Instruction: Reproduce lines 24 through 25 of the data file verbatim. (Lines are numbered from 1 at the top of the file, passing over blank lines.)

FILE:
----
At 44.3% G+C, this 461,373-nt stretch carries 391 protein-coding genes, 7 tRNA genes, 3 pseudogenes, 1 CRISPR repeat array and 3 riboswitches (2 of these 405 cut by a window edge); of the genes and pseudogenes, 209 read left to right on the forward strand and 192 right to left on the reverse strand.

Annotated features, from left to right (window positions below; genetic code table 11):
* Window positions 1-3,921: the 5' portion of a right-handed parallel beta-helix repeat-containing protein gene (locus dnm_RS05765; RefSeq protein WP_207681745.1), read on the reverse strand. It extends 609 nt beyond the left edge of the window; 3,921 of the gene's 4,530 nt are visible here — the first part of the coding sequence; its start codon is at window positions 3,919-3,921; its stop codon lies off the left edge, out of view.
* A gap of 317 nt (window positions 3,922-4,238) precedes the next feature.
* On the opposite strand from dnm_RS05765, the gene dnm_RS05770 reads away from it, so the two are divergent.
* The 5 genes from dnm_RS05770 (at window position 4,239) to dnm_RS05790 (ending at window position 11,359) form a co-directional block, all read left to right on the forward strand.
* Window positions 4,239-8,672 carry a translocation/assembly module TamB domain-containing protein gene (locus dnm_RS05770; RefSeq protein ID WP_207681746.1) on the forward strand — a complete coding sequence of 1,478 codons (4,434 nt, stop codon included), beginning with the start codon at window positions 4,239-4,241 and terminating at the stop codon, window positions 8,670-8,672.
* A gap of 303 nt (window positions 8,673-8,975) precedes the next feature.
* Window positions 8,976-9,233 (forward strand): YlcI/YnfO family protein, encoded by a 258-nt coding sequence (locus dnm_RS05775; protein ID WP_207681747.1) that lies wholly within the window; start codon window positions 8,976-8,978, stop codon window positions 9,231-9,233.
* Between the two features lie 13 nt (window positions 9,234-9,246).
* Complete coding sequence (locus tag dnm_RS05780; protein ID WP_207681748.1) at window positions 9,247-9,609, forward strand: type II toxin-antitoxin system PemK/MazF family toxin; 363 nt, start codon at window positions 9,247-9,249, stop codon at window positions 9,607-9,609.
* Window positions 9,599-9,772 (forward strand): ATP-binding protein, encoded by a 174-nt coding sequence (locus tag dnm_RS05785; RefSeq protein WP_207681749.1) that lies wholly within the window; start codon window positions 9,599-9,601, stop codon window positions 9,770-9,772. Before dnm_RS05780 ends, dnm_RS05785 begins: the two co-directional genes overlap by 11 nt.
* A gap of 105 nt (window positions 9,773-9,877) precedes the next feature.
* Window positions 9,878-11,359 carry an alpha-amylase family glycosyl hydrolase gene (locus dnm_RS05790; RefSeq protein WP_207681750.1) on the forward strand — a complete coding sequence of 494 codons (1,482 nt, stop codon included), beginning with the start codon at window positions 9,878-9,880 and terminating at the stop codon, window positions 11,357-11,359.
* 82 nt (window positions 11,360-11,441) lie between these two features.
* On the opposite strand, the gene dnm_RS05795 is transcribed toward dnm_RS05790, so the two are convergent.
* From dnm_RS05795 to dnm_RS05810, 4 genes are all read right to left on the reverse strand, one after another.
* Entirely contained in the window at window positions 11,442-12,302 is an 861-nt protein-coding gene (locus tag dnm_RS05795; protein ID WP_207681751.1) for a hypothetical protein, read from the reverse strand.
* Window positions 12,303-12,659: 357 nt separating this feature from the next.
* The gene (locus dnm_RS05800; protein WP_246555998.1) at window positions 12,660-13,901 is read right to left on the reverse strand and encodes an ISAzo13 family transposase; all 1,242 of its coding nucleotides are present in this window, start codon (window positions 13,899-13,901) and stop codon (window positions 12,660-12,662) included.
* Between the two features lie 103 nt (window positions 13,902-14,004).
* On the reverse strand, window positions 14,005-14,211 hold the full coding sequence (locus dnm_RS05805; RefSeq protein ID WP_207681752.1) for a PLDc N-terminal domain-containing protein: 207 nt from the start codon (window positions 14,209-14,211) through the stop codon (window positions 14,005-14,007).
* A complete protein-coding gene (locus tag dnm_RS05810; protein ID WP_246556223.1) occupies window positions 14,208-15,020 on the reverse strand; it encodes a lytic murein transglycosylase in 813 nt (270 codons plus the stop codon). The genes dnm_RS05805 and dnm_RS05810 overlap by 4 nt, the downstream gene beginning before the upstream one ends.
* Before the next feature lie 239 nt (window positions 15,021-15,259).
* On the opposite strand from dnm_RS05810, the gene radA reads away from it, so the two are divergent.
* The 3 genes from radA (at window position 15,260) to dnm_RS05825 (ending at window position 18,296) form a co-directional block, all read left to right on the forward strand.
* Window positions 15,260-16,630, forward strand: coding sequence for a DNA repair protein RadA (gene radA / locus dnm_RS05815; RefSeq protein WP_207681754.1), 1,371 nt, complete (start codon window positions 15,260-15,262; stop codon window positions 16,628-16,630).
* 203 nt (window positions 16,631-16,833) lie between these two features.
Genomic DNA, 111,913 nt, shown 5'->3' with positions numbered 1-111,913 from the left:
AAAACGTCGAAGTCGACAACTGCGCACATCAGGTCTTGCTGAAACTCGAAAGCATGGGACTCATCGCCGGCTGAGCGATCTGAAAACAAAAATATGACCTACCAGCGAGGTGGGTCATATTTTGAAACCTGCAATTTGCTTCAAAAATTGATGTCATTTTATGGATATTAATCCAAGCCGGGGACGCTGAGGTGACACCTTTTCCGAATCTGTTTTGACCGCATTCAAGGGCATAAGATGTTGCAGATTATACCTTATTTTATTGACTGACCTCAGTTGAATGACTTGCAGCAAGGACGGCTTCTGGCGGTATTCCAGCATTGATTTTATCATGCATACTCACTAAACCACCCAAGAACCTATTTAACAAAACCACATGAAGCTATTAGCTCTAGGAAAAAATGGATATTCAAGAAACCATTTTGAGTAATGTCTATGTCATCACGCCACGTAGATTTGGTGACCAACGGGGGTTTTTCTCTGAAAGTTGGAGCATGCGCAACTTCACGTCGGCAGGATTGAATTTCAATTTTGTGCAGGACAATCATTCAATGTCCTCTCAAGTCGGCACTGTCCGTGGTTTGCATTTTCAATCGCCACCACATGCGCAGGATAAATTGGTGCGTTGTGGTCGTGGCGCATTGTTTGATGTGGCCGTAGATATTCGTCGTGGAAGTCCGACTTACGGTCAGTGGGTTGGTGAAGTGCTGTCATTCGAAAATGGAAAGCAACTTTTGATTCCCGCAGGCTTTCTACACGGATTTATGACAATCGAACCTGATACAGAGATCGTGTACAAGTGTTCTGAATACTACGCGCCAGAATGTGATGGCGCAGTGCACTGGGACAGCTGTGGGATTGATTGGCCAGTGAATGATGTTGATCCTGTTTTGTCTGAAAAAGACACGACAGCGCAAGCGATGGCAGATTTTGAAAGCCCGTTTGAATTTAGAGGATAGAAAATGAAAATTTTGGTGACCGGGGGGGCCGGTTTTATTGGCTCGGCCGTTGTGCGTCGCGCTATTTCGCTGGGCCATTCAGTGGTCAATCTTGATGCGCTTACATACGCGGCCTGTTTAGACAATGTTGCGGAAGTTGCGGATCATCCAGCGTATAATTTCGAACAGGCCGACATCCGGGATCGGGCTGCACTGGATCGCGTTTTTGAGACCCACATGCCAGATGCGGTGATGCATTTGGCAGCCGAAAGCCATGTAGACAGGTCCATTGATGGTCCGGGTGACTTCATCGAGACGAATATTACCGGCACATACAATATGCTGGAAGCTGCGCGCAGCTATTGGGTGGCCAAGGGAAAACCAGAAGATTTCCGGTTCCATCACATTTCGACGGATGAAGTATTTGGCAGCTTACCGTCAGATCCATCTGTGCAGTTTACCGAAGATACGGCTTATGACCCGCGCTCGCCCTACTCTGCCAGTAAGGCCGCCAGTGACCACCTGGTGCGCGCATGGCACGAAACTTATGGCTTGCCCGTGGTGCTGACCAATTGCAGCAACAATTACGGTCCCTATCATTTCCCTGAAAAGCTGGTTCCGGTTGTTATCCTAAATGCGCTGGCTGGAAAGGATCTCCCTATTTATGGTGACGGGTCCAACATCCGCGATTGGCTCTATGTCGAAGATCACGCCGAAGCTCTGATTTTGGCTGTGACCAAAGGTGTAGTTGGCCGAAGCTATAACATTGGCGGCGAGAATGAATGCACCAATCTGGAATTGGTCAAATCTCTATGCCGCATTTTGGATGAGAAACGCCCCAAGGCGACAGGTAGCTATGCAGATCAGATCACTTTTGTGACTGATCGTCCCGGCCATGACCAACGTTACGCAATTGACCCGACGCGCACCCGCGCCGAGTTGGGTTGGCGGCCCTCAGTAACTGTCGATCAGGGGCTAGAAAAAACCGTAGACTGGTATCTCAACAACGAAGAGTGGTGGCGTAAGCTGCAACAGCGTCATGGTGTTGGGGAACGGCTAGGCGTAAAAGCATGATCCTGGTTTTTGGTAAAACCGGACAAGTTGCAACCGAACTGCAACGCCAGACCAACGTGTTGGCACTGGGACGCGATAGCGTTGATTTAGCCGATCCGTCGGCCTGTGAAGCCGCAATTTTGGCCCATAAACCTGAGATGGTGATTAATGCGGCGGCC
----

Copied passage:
* Before the next feature lie 239 nt (window positions 15,021-15,259).
* On the opposite strand from dnm_RS05810, the gene radA reads away from it, so the two are divergent.